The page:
Sign in to follow this  
George 47

SOtM sMS-200ultra Network Player

Recommended Posts


Latest RealReview from David Ayers


Sometimes in life you don’t get what you expect, and so it was when I agreed to review the SOtM sMS-200ultra network player. What I expected was a drop in replacement for my Pioneer N50a player, which is a decent midrange streamer and is why I jumped at the chance to review something rather more upmarket. What I got was what is more commonly known as a renderer, which means when I opened up the box and examined the contents, instead of the expected RCA outputs, what I actually saw was a single USB out. After initial exclamations of, “what the heck have I got myself into”, I spent considerable time researching this and similar products, the most well known of these being the Microrendu.

So, if like me you don’t know what this type of product is meant to do, let me explain. Basically it is a small computer running software to allow your current DAC to connect to your network, and save having a laptop etc. sat on your rack. What separates this from a regular mini computer is the attention given to inputs and especially the USB output, in terms of the quality of the USB signal and also the noise in the connection. It also supplied very clean power allowing portable DACs to be used as well as mains powered ones. To get sound out, you must attach a separate USB DAC.



The software called Eunhasu comes preloaded, and fires up automatically when powered up. Access to this software is through a web interface via your browser. It has a number of options available, and I will explain those later.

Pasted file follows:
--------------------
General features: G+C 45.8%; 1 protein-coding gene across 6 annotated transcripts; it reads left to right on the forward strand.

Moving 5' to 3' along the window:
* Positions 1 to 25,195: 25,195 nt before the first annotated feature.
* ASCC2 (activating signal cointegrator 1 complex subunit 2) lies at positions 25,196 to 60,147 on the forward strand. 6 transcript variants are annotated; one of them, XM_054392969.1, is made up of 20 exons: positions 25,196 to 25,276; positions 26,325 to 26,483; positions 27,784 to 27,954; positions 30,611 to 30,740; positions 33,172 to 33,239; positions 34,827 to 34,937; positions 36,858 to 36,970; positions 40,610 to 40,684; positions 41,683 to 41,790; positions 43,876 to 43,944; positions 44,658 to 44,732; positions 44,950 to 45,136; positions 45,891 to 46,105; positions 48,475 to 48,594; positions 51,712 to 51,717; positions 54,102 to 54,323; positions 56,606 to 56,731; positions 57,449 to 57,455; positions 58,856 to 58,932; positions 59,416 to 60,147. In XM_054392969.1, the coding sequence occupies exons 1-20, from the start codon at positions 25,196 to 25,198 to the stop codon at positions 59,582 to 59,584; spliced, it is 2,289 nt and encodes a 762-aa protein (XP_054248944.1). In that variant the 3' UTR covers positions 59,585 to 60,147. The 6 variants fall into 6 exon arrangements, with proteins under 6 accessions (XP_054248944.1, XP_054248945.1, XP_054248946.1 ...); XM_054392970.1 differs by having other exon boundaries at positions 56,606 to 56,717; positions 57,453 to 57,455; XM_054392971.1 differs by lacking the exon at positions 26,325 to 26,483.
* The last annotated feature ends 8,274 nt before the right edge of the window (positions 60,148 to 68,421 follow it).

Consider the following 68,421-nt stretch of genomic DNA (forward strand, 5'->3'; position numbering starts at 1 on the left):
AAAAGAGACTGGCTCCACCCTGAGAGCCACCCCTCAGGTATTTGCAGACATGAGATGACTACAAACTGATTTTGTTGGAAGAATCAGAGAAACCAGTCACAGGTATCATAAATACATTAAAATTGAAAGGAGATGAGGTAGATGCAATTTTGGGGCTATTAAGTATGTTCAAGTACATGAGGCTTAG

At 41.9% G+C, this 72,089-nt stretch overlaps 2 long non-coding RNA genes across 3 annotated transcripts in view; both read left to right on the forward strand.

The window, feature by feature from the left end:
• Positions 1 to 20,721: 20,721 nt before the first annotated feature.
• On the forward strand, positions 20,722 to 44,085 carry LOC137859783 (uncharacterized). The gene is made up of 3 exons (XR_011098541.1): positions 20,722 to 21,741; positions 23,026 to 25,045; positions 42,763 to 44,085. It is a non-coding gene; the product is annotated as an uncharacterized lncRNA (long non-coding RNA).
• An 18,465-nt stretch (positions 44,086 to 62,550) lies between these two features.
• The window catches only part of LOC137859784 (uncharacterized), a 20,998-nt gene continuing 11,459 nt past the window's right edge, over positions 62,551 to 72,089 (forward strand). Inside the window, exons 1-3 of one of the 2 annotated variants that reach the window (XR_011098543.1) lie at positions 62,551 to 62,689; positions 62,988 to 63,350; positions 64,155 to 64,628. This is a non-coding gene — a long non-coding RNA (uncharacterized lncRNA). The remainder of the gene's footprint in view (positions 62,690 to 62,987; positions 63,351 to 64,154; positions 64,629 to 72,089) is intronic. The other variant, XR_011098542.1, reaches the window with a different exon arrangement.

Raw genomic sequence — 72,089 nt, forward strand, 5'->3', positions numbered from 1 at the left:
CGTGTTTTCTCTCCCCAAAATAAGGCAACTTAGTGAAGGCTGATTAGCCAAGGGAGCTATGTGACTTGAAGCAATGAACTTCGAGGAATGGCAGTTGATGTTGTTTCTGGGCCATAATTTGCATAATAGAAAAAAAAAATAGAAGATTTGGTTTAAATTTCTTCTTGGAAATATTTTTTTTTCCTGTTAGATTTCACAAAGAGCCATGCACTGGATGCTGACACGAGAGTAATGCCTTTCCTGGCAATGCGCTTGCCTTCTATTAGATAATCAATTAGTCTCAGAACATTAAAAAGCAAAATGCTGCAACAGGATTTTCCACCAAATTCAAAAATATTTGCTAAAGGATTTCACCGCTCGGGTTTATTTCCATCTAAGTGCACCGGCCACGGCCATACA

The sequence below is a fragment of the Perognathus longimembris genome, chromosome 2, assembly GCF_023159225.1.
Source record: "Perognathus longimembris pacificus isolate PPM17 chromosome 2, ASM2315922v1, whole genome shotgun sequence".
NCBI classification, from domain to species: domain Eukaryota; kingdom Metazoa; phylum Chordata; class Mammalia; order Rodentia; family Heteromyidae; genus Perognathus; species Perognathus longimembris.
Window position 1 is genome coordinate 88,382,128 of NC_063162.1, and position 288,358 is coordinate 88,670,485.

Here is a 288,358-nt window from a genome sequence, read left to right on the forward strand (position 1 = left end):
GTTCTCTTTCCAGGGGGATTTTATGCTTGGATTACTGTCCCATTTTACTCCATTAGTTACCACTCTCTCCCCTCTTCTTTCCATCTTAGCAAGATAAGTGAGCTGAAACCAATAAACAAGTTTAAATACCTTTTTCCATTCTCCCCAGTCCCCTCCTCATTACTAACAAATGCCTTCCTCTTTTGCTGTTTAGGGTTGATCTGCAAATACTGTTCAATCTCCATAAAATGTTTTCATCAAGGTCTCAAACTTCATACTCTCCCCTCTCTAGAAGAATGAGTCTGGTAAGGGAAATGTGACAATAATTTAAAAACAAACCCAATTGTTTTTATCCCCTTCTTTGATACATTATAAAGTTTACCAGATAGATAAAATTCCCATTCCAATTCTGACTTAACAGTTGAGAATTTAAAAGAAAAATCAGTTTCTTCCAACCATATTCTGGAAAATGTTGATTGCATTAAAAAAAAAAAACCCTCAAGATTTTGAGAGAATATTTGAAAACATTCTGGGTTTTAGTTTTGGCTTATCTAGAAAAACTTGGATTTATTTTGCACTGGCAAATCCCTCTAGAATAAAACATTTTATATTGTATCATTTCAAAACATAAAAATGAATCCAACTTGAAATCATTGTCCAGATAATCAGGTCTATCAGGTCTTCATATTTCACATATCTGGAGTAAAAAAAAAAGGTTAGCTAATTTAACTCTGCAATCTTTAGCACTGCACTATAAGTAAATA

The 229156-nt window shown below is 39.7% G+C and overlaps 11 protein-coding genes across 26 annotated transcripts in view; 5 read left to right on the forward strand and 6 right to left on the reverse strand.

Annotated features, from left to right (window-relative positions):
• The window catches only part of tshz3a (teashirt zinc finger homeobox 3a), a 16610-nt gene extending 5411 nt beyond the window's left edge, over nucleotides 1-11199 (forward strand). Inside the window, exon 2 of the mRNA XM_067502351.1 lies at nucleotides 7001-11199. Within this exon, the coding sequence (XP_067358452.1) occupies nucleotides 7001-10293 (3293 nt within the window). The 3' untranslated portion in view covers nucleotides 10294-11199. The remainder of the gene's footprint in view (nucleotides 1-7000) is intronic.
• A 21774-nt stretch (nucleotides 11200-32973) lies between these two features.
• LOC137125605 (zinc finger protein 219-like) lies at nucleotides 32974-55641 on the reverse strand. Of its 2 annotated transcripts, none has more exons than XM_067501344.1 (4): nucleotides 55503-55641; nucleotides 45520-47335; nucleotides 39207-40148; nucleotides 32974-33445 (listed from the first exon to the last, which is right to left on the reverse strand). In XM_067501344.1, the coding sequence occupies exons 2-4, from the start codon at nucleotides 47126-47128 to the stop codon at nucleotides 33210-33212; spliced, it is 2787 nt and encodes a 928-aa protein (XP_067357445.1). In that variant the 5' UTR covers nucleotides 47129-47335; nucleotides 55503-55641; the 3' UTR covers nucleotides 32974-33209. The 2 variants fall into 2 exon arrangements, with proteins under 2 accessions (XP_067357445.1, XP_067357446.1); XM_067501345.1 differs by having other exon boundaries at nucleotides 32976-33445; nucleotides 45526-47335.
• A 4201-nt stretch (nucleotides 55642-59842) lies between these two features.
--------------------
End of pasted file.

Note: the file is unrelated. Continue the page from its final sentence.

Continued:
On the rear panel there is a socket for the supplied wall-wart power supply, an ethernet port, two USB ports for attaching hard drives or flash drives, and finally the high grade USB output. A reset button and micro SD card port are also positioned here, the former for emergencies, the latter to hold the software that runs the whole box. An upgrade linear power supply is available, but this was not supplied for the review.

The unit itself is small and slim, and sits on four tiny clear bouncy feet. I didn’t use any special isolation during my time with the 200ultra.

The options to connect in the software include Roon Ready, Squeezelite, DLNA, and the popular HQ Player NAA. Somewhat overwhelmed with options, I decided to not use the HQ Player NAA for any of the review, as it isn’t integral to the use of the unit, and those who love it will already know what it does.

So, now for the problem, as a user of an all-in-one streamer solution, how was I to review this. Here at home I have the aforementioned Pioneer N50A, which can also be used as a USB DAC, the very competitively priced Meridian Explorer 2 DAC, and a Native Instruments Audio Kontrol 1, which I use as an ADC to digitize my LPs. With this lineup I was concerned that the 200ultra would not be given a fair trial. With that in mind I also arranged with a fellow Wammer who lives 400yds from me that we would also audition the 200ultra in his system with his Stello Eximus DAC. More on that later.

Connecting up the unit was simple enough, power, Ethernet, and Meridian DAC in the back, with my existing QED cable to go from the DAC to my Musical Fidelity M3i integrated amp. I switched on and watched the various colours glow on the from switch as the system booted. I already have Jriver all set up on my laptop to feed my Pioneer, so I used the web interface to activate the DLNA software, set Jriver to stream via DLNA to the player using the “Audiophile 24 bit” configuration and pressed play…

A word about the Meridian DAC, now I bought this with the express purpose of investigating MQA from Tidal. As such, I normally plug it straight into my laptop, and thence to my system. I would categorise the DAC as being good value for money at £129, but a bit rough and ready.